A Fort Lee BRAC Overview
by Maria Dane
Establishing the Army’s Sustainment Center of Excellence requires close
coordination among several installations, the movement of organizations
and personnel without disrupting ongoing training requirements, and completion
of major construction projects while meeting mandated deadlines. By the time
the dust settles in 2011, Fort Lee will be the Army’s third largest training installation.
n 2005, Congress endorsed a Defense Base Principles Guiding the Transformation
Closure and Realignment (BRAC) Commission To implement these BRAC 2005 congressional man-
recommendation that Fort Lee, Virginia, stand up dates, the Combined Arms Support Command (CAS-
the Sustainment Center of Excellence (SCoE). Today, COM) and Fort Lee are following four main guiding
a walk around Fort Lee offers impressive physical principles in standing up the SCoE. The first principle is
evidence that the installation is well on its way to to “train the load to standard,” meaning that all students
fulfilling that mandate. Almost 5 million square feet receive training that meets all requirements. This is the
of facilities (over 1 million square feet more than the Army Training and Doctrine Command’s (TRADOC’s)
Pentagon) are under construction to transform Fort edict and its number one mission. The commanding gener-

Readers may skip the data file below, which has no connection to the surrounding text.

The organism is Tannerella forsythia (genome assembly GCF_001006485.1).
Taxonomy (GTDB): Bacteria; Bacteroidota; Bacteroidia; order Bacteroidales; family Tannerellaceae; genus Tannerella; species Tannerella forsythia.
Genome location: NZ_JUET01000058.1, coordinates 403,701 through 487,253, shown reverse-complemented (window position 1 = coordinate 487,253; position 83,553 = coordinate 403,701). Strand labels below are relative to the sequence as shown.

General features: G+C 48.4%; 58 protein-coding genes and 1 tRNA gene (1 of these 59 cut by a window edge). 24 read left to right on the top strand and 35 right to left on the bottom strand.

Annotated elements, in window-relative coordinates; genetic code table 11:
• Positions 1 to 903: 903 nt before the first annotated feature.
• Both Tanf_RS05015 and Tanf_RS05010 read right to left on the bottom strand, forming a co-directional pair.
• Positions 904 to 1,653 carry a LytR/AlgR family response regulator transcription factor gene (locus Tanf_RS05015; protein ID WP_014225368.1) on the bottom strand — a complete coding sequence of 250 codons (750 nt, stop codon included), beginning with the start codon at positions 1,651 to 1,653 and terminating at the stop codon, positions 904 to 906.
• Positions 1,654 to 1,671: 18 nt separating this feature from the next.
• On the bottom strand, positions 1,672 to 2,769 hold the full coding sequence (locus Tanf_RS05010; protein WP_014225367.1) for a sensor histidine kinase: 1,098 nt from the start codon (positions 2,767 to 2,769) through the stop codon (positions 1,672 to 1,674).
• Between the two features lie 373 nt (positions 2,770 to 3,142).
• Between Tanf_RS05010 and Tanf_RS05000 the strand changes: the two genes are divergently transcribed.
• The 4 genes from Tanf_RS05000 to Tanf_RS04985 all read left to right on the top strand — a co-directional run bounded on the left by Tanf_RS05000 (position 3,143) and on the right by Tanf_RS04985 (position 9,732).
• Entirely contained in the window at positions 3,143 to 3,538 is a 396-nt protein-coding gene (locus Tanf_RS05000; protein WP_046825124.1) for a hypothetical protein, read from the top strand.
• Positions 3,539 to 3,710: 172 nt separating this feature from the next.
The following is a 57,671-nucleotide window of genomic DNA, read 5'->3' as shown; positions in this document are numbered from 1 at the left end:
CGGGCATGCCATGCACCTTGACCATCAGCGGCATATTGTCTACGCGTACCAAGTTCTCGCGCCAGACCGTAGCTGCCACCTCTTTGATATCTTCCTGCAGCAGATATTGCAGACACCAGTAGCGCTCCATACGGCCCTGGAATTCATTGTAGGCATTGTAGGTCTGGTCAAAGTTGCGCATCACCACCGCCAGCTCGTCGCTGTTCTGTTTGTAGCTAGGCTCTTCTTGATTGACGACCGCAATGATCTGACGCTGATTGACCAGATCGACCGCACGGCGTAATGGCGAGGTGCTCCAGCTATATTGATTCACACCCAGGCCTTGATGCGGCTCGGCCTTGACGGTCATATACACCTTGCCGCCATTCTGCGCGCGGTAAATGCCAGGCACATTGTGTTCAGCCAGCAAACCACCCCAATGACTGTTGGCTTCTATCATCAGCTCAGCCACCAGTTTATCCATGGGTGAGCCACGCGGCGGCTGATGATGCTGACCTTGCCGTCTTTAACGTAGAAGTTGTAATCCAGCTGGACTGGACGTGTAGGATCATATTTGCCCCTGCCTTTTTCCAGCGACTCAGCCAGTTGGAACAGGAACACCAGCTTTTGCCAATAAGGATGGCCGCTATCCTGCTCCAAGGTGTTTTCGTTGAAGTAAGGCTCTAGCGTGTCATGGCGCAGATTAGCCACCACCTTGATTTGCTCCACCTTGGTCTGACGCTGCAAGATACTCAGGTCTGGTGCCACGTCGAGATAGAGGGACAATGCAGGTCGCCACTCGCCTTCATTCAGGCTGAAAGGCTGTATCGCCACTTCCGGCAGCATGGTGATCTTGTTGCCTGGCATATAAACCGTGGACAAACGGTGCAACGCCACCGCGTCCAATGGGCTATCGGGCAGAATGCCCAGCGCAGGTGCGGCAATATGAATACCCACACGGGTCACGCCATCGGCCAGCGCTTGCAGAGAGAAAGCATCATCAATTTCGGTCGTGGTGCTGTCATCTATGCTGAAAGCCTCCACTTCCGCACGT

Lee into the Army’s SCoE. When completed, the new al of TRADOC has stated that there will be no disruption
construction will more than double the size of the of training during the time it takes to implement BRAC.
post’s facilities. To date, the new SCoE headquarters The second principle is to minimize interruptions of
building, the Army Logistics University (ALU), and training. Much emphasis is placed on minimizing delays
the Simulation Training Center have been completed in course start and completion dates. Several of the
and are operational, paving the way for achieving what schools relocating to Fort Lee have adjusted their move-
will be a remarkable training capability by the BRAC- ment plans to adhere to this principle.
directed deadline of 15 September 2011. The third principle is to take care of employees and
families. Both Major General James E. Chambers, the
BRAC-Directed Changes CASCOM commanding general, and Colonel Mike
The 2005 BRAC Commission report outlines Morrow, the garrison commander, are working hard to
what CASCOM and other agencies need to accom- improve the quality of life at Fort Lee. Many construction
plish by September 2011: relocate the Ordnance projects—including dining, lodging, transportation, fit-
Center and Schools from Aberdeen Proving Ground, ness, and recreation facilities—are underway to take care
Maryland, and Redstone Arsenal, Alabama, to Fort of Soldiers and their families.
Lee; move the Transportation Center and School The final principle is to ensure that every CASCOM
(minus certain specialized elements) from Fort employee moving from another installation to Fort Lee
Eustis, Virginia, to Fort Lee; consolidate the Quar- to work will have a job. Since many job vacancies will
termaster Center and School, already at Fort Lee, arise, CASCOM leaders promise to help those workers
into the SCoE; and expand the Army Logistics Man- who commit to relocate to Fort Lee and its surrounding
agement College (ALMC) to become ALU. communities. Overall, CASCOM and Fort Lee stand
Other BRAC-directed changes for Fort Lee affect behind the number one mission—to train the load to
joint and Department of Defense (DOD) organizations.